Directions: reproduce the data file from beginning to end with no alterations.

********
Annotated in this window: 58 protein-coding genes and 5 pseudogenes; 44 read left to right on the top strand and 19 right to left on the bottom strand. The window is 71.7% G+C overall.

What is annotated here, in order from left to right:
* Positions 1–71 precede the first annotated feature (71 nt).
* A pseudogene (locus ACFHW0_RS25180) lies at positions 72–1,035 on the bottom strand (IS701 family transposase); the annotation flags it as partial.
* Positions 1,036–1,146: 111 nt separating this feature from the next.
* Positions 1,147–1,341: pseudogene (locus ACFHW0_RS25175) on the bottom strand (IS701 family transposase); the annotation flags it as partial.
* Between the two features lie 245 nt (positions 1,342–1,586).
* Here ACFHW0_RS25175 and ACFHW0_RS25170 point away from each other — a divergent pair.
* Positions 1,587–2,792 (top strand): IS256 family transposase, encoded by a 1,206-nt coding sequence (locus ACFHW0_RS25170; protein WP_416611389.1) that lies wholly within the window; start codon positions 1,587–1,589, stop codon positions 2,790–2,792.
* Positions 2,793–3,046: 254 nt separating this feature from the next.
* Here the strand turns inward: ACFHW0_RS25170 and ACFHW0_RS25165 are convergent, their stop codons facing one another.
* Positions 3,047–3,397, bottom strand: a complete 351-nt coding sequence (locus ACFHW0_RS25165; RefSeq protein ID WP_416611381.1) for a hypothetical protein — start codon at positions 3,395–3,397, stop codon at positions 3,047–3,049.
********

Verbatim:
Annotated in this window: 58 protein-coding genes and 5 pseudogenes; 44 read left to right on the top strand and 19 right to left on the bottom strand. The window is 71.7% G+C overall.

What is annotated here, in order from left to right:
* Positions 1–71 precede the first annotated feature (71 nt).
* A pseudogene (locus ACFHW0_RS25180) lies at positions 72–1,035 on the bottom strand (IS701 family transposase); the annotation flags it as partial.
* Positions 1,036–1,146: 111 nt separating this feature from the next.
* Positions 1,147–1,341: pseudogene (locus ACFHW0_RS25175) on the bottom strand (IS701 family transposase); the annotation flags it as partial.
* Between the two features lie 245 nt (positions 1,342–1,586).
* Here ACFHW0_RS25175 and ACFHW0_RS25170 point away from each other — a divergent pair.
* Positions 1,587–2,792 (top strand): IS256 family transposase, encoded by a 1,206-nt coding sequence (locus ACFHW0_RS25170; protein WP_416611389.1) that lies wholly within the window; start codon positions 1,587–1,589, stop codon positions 2,790–2,792.
* Positions 2,793–3,046: 254 nt separating this feature from the next.
* Here the strand turns inward: ACFHW0_RS25170 and ACFHW0_RS25165 are convergent, their stop codons facing one another.
* Positions 3,047–3,397, bottom strand: a complete 351-nt coding sequence (locus ACFHW0_RS25165; RefSeq protein ID WP_416611381.1) for a hypothetical protein — start codon at positions 3,395–3,397, stop codon at positions 3,047–3,049.